Self-Defence – A Simplified Explanation of the Defence in Canadian Criminal Law

Self-Defence – A Simplified Explanation of the Defence in Canadian Criminal Law

Criminal lawyers, including myself, will at some point in time have a client tell them that their actions amounted to “self-defence”. However, their understanding of what self-defence is can be vary different than what Canadian criminal law says it is. So, what is self-defence?


Self-defence is what is considered a “justification” for what would otherwise be criminal wrongdoing. Section 34 of the Criminal Code of Canada sets out what Parliament has defined as self-defence, and is the starting point to evaluate the defence.

Section 34(1) of the Criminal Code sets out the pre-requisites for this defence:

  • a) that the person believes on reasonable grounds that force is being used against them, or that a threat of force is being made against them;
  • b) that the act that constitutes the alleged offence is committed for the purpose of protecting the defendant from that use or threat of force; and,
  • c) that the act committed is reasonable in the circumstances

Section 34(2) of the Code outlines a list of factors that a court must review in a self-defence assessment, which include the following:

(a) the nature of the force or threat;

(b) the extent to which the use of force was imminent and whether there were other means available to respond to the potential use of force;

(c) the person’s role in the incident;

(d) whether any party to the incident used or threatened to use a weapon;

(e) the size, age, gender and physical capabilities of the parties to the incident;

(f) the nature, duration and history of any relationship between the parties to the incident, including any prior use or threat of force and the nature of that force or threat;

(f.1) any history of interaction or communication between the parties to the incident;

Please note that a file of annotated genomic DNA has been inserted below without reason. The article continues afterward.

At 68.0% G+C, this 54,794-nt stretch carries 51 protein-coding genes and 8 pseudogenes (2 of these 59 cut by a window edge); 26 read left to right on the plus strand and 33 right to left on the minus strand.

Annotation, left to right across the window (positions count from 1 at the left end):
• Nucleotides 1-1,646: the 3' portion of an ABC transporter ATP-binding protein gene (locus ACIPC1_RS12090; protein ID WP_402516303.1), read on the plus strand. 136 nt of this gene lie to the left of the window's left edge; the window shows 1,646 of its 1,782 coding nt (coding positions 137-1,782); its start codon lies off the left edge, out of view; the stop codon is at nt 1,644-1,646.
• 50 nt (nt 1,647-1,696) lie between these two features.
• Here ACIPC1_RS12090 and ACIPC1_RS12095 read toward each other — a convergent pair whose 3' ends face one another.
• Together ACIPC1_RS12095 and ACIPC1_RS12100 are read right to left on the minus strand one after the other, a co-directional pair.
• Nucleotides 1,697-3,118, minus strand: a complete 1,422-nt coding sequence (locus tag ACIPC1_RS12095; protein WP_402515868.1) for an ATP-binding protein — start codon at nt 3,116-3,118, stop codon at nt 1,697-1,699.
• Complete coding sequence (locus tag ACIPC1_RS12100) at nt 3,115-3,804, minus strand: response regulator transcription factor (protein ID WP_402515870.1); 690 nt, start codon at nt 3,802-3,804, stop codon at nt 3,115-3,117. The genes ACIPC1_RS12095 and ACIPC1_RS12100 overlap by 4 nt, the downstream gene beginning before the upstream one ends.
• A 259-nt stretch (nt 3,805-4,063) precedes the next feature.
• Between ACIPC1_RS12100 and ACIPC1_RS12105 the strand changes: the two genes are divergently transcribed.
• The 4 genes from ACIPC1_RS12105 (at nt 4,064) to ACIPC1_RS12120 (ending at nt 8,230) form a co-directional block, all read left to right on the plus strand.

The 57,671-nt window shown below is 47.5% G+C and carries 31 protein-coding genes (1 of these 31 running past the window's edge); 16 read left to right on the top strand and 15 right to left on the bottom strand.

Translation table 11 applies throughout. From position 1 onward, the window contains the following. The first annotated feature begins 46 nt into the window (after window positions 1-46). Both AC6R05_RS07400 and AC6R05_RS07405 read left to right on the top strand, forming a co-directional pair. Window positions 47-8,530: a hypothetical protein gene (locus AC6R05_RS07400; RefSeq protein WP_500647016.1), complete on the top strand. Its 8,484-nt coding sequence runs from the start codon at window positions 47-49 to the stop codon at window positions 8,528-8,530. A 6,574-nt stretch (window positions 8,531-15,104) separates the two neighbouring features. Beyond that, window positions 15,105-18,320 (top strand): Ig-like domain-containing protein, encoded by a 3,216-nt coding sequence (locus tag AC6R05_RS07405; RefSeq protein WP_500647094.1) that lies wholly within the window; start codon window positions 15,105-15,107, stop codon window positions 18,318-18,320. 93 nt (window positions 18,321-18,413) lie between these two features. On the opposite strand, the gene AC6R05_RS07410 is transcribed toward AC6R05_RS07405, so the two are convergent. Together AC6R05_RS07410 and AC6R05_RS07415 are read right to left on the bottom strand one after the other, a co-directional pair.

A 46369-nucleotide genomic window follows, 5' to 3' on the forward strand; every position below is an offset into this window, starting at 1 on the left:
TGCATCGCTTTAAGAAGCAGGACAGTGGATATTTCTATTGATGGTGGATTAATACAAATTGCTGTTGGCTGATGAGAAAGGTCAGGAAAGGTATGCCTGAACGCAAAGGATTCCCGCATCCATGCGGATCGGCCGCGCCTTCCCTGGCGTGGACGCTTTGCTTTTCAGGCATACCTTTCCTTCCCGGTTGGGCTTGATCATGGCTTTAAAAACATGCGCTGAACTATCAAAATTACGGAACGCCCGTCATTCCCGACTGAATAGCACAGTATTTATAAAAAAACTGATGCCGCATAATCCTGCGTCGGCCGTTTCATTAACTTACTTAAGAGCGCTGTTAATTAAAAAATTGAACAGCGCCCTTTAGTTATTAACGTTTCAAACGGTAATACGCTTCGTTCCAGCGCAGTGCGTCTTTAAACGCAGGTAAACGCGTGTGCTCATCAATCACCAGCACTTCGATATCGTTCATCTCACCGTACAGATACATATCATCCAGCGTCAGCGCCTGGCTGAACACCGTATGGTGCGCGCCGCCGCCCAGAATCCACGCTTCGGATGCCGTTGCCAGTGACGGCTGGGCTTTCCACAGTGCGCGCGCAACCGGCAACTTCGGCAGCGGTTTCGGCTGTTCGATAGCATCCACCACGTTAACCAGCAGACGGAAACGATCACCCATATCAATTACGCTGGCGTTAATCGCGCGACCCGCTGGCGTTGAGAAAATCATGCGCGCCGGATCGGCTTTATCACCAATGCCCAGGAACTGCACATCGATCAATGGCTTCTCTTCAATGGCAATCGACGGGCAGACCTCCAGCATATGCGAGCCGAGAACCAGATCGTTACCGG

(g) the nature and proportionality of the person’s response to the use or threat of force; and

(h) whether the act committed was in response to a use or threat of force that the person knew was lawful.


It’s important to note that the accused person is not required to prove that they acted in self-defence. Once an err of reality is raised in the evidence that the accused acted in self-defence, then it becomes the Crown’s burden to disprove the defence beyond a reasonable doubt.

An err of reality is a low threshold to meet, and it requires that the Judge or Jury be satisfied that there is at least some evidence upon which a reasonable jury could find that self-defence applies.

The evidence is not weighed at all at this stage of the analysis.


The common law has significantly shaped the defence of self-defence over the years, creating key legal precepts that Courts must take into account when evaluating whether an accused’s actions are justified by way of the defence.

For example, a long standing principle in this context is that a person defending him/herself against an attack cannot be expected to weigh to a nicety the exact measure of defensive action. In other words, Courts have ruled that it is difficult for individuals to make very calculated and precise decisions when they are faced with high risk and high pressure situations.

Another principle is that it is the force used that must be the focus of the assessment rather than the consequences of the force.


A very simple way to understand the defence is that it arises when someone is being attacked, or under the threat of attack, and responds physically to that attack (or threat) for the sole purpose of defending or protecting themselves. The response chosen must be reasonable in the circumstances.

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